5 Ways to Make Co-parenting Work for Your Children

Settling on a custody and visitation schedule can be the most difficult part of a divorce. Your kids are the most important part of your life, and it’s natural to want to fight for as much time with them as possible. However, when you consider issues of custody, you have to keep your children’s best interest as your top priority.

Here are five tips for making a co-parenting arrangement work for the kids in your life.

Give kids a voice.

Unless your children are very young, they will have preferences about where they want to spend their time. While custody arrangements are not decided by children, it’s important to make them feel that their opinions are valued.Talk to your kids about splitting time between Mom’s house and Dad’s. Are there particular nights of the week that your child has sports or another activity? Are you being sure to take this into account when you plan the schedule? Divorce can shake a child’s life to the core. It’s important to keep as much consistency in their lives as possible. They shouldn’t be forced to give up activities because of the divorce. When a family is going through turmoil, children often feel like they have no control. Giving them a voice will help them cope. However, do not sign-up your child for activities with the intent interfere with your ex-spouse’s parenting time.

Build up the other parent.

No matter how angry you are at your ex, you owe it to your child to speak kindly about the other parent. You should never criticize your ex in front of your child, and you should take every opportunity to express positive thoughts about your ex. Children who grow up with divorced parents almost always report that the best thing their parents did for them was to refrain from bashing the other parent. Children who were not lucky enough to have that experience often say it was the worst part of the divorce. Loving your children means respecting their relationship with your ex. That person is still their parent, and you owe it to them to be careful what you say.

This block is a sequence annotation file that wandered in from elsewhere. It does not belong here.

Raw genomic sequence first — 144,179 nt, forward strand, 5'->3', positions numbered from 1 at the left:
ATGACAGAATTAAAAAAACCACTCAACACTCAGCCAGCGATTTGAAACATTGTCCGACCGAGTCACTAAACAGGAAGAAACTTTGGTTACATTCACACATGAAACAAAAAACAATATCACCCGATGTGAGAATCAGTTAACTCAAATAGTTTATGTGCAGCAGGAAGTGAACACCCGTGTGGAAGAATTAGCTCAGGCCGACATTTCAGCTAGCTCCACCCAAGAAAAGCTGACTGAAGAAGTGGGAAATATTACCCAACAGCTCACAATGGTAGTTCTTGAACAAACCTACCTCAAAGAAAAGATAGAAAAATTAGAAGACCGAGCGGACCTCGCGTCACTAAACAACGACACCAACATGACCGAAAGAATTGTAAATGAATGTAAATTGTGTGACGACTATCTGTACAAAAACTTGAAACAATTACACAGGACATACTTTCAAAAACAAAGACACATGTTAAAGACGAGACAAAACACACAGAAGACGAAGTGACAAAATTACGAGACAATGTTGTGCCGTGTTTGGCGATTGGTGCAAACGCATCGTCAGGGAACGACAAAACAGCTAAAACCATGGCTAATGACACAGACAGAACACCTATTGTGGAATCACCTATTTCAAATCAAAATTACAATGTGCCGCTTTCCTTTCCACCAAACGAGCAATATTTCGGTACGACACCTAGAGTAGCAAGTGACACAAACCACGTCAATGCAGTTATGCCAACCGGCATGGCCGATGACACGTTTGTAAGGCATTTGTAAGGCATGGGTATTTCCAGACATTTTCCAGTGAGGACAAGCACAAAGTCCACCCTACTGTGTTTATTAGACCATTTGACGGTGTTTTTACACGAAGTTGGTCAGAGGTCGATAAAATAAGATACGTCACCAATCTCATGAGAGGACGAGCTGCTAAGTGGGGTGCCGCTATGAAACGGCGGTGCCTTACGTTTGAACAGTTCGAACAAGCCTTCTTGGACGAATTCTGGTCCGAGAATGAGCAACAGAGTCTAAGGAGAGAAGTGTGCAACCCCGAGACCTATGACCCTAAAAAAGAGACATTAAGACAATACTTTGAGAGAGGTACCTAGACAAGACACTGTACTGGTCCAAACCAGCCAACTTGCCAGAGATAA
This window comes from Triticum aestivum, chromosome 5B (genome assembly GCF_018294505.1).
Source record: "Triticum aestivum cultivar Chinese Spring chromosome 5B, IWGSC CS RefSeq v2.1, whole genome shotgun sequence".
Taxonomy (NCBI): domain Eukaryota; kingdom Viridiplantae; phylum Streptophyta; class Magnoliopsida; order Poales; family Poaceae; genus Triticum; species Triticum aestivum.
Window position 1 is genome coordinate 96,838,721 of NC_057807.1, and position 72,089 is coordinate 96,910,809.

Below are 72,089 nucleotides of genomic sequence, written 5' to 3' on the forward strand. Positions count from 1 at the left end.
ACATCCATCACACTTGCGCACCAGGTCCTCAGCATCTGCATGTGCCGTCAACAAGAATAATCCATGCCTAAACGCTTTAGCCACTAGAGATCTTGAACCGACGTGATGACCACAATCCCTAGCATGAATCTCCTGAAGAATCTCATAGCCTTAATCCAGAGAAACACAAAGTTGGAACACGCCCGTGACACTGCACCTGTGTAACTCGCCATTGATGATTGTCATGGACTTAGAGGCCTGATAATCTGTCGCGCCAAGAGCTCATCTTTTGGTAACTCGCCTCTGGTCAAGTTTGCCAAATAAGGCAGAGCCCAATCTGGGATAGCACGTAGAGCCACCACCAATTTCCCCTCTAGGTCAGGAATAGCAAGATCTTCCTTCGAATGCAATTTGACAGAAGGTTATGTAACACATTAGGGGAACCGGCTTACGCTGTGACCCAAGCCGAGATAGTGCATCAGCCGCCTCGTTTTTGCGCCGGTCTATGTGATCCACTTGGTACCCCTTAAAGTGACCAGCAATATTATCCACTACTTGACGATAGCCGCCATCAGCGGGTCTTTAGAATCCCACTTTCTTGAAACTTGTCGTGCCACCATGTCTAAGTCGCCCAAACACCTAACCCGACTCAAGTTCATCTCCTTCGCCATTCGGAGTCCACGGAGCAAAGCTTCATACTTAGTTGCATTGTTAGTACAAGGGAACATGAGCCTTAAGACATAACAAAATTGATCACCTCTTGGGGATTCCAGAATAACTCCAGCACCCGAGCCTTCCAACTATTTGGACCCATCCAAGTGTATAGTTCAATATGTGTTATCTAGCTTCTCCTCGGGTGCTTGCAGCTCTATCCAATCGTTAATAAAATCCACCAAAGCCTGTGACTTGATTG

Make transitions smooth.

The move from one house to another can be a very stressful time for children. Make this time as easy as possible on your kids by planning your strategy in advance. Transitions should occur during a time of day when your child is rested and relaxed. When you leave your child, say goodbye without being overly emotional. Do not make your children feel guilty for leaving you or communicate that you are afraid for their safety when with the other parent. Be friendly toward your ex in front of your child. If you can’t be civil, don’t see your ex-spouse. Instead, plan to have the other parent pick the child up from school or a babysitter. You can also ask a third party, like a friend or grandparent, to take the child from one house to the other.

Avoid timekeeping.

Ideally, your custody arrangements will be fluid enough to accommodate special activities. Your child shouldn’t have to miss out on family events because of the schedule. Avoid keeping time and counting hours. For example, if your child spends an extra night of the week at your ex’s house to attend a family party, don’t demand that you get a different day as make-up time. If you find that you are keeping track of hours, something is wrong. Don’t make your children feel like they owe you time.

Be as consistent as possible.

Unfortunately, divorce means that your children are going to have to adjust to the rules and rhythms of two different households. Recognize how difficult this is, and demonstrate patience. If possible, work with your ex to create rules that are consistent to each household. For example, agree on guidelines for bedtime and screen time. If a child has lost a privilege for misbehavior at one home, ideally that discipline will carry over to the other home as well. Be respectful of the way your spouse parents, particularly in front of the kids. If you disagree with a parenting decision your spouse has made, have a conversation about it when the children are not present.

Co-parenting means that you will continue to raise your children together even if you are no longer a couple. This is a very difficult thing for divorced people to do, but it is vital to the mental health of your kids. Communicate with your ex about parenting and talk about challenges. Remember that your ex may not be your partner anymore, but that person is your child’s other parent. Loving your children means respecting that relationship. If you have any questions about custody and divorce, call the Law Offices of Peter Van Aulen for a free 30 minute in office consultation at (201) 845-7400.

 

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Peter Van Aulen is certified by the New Jersey Supreme Court as a Matrimonial Attorney.

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